Luke said that this angel pulled rank. He replied to Zechariah (καὶ ἀποκριθεὶς ὁ ἄγγελος εἶπεν αὐτῷ) that he was the Angel Gabriel (Ἐγώ εἰμι Γαβριὴλ), who stood in the presence of God (ὁ παρεστηκὼς ἐνώπιον τοῦ Θεοῦ), probably around the heavenly throne. He had been sent to speak to Zechariah (καὶ ἀπεστάλην λαλῆσαι πρὸς σὲ), since he brought him these good tiding, this good news (καὶ εὐαγγελίσασθαί σοι ταῦτα), using the Greek word for gospel εὐαγγελίσασθαί. Who then was this Angel Gabriel? He was considered an archangel, or a higher angel than the others, maybe one of the top 7 angels. He appeared to Daniel, chapters 8 and 9, where he explained the visions to Daniel. He appeared twice in this gospel of Luke, here to Zechariah and later to Mary, chapter 1:28, both in this infancy narrative.
This angel of the Lord proclaimed that Mary would give birth to a son (τέξεται δὲ υἱὸν). He was to be called by the name of Jesus (καλέσεις τὸ ὄνομα αὐτοῦ Ἰησοῦν). Jesus, Ἰησοῦν, was a Greek name, but implied the Aramaic or Hebrew name of Joshua, Jeshua, Yeshua, Yehoshua, or Yeshu. This angel gave a command to Joseph concerning the name of the child to be born. In the Old Testament, important people were named before they were born. Thus, in Judean society, the father had the right to name the child. The literal interpretation of this name would have been savior. This phrase about the name of Jesus is exactly the same as found in Luke, chapter 1, (καὶ καλέσεις τὸ ὄνομα αὐτοῦ Ἰησοῦν), where the angel Gabriel was talking to Mary about not being afraid because of the child she was bearing. Jesus was called by this name because he was going to save his people (αὐτὸς γὰρ σώσει τὸν λαὸν αὐτοῦ) from their sins (ἀπὸ τῶν ἁμαρτιῶν αὐτῶν). He was not yet seen as a universal savior, but only saving the Israelite people from their own sins.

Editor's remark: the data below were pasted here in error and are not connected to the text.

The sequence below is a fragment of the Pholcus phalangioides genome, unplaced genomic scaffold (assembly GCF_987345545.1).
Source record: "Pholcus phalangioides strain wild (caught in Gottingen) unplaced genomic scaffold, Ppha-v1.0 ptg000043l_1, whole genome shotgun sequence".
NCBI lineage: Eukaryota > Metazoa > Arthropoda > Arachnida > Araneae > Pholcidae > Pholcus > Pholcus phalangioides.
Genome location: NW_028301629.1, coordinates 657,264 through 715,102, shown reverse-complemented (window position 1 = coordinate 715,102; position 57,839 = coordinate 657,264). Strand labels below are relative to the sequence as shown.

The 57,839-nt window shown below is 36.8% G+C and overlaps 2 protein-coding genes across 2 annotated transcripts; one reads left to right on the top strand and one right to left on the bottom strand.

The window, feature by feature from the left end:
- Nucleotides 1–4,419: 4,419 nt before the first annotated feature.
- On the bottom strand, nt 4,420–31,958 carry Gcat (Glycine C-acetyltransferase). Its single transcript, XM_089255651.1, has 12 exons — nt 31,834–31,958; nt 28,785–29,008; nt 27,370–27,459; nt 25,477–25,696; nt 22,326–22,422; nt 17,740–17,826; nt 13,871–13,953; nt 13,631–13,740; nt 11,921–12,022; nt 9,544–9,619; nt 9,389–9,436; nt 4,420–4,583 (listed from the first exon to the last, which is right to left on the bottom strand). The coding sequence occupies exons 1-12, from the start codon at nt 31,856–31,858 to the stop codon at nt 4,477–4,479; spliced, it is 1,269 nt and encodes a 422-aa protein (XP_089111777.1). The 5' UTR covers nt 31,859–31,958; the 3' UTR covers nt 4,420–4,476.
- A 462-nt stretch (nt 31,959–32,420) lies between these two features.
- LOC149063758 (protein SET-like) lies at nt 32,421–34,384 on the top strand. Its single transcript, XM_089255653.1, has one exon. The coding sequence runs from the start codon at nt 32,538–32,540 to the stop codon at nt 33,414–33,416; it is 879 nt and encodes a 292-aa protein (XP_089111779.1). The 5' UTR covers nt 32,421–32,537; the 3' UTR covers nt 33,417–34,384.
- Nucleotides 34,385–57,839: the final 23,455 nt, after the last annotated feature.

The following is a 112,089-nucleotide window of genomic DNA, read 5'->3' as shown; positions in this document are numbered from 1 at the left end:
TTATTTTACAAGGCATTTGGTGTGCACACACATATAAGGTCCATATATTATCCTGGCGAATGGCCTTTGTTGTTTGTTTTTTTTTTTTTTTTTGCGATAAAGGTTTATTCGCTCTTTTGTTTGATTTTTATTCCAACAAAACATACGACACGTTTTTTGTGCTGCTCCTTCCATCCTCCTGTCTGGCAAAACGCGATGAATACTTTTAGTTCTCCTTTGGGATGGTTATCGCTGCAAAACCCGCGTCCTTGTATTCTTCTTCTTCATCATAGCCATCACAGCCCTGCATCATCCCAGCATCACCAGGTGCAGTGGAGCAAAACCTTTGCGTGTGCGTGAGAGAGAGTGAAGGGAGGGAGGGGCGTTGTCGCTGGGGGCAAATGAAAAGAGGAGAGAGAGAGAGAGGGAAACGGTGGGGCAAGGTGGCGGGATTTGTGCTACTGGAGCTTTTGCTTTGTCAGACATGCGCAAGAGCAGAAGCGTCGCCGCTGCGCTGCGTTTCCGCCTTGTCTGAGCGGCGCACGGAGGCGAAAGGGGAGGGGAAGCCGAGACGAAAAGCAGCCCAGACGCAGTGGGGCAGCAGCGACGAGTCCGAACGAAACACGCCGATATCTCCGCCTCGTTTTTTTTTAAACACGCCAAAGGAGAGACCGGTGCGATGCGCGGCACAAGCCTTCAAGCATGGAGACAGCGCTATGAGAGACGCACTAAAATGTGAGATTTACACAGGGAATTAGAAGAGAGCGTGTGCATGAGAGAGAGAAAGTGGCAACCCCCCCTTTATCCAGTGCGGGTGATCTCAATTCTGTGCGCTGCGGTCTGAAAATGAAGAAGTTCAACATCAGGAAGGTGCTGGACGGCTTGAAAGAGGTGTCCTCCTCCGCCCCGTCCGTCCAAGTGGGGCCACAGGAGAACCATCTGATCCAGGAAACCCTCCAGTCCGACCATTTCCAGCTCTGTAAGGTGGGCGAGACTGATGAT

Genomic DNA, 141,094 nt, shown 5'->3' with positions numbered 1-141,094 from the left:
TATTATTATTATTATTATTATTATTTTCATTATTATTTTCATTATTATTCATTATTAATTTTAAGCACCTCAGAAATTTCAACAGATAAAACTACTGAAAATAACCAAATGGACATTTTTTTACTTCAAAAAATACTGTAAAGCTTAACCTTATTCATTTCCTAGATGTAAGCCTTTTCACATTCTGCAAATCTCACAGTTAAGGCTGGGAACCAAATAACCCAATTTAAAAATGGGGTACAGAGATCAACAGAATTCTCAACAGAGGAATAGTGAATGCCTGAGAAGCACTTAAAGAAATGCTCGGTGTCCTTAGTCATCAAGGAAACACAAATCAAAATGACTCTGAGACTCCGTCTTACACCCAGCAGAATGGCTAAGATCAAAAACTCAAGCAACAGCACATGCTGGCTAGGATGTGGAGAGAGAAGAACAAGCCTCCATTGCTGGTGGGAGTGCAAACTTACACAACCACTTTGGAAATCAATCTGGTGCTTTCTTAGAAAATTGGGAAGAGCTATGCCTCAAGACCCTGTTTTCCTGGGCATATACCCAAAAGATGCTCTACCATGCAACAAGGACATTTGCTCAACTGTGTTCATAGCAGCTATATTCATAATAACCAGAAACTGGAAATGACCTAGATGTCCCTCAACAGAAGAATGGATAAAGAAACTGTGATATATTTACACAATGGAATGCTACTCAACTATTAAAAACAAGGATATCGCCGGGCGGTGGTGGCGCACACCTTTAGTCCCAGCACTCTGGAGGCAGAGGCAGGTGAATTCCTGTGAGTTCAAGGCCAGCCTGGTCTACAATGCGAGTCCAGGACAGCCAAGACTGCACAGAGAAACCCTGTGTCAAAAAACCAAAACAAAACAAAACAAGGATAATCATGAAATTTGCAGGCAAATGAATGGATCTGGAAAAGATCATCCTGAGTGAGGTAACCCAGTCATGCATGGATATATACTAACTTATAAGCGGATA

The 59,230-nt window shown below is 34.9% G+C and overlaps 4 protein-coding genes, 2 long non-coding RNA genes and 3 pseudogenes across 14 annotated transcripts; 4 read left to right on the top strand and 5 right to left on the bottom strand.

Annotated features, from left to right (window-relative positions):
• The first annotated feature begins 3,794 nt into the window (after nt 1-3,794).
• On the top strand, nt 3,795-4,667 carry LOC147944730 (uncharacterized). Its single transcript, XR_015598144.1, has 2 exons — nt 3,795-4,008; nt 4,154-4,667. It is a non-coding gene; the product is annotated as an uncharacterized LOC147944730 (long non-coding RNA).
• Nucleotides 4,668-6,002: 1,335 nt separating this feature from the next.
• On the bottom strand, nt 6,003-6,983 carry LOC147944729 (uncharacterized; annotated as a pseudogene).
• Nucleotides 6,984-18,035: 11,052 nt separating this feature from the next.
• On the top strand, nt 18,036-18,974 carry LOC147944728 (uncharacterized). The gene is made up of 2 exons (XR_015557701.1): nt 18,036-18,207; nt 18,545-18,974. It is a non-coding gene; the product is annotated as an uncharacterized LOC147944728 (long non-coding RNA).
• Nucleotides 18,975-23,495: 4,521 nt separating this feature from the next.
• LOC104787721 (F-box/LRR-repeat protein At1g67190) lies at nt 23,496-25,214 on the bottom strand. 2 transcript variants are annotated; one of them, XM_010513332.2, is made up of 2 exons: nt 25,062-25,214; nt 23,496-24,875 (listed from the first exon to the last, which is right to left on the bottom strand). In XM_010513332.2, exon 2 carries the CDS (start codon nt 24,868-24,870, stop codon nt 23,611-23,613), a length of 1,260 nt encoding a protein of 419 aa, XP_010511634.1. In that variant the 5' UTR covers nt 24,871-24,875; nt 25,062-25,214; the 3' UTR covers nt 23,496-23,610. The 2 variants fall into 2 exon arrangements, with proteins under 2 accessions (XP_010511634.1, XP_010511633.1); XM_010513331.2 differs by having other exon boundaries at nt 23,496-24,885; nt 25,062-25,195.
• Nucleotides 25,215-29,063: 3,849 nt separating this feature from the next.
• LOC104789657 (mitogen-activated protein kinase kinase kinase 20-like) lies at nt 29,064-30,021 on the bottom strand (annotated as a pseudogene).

Once again, there is a reference to Darius the Mede, also mentioned in chapter 9. As far as we can tell, there was no such person. Somehow, he comes between the Babylonian King Belshazzar and the Persian Cyrus the Great. Perhaps, he was the first Persian general who entered Babylon after its fall in 539 BCE, but there are no indications of that. He appears to be a literary fiction, perhaps based on the later Persian King Darius I, the 3rd ruler after Cyrus, from 522-486 BCE, who acted very favorably towards the returning Jews to Jerusalem. This time it is the angel Gabriel referring to how he helped Darius the Mede in his first year as the ruler, by supporting and strengthening him.
Then this appearance of a man or the angel Gabriel touched Daniel again. This time, it made Daniel stronger. This angel told Daniel not to fear because he was greatly loved and safe. Instead, Daniel was to be strong and courageous. When this figure spoke, Daniel felt strengthened. Finally, he told him, his lord, to speak because he had made him stronger.
This man told Daniel not to be afraid. God had heard his words from the first day that he set his mind to try to understand things. Daniel had humbled himself before God. The very words of Daniel himself were the main reason that this man was there. Perhaps, this was the angel Gabriel responding to requests sent to God.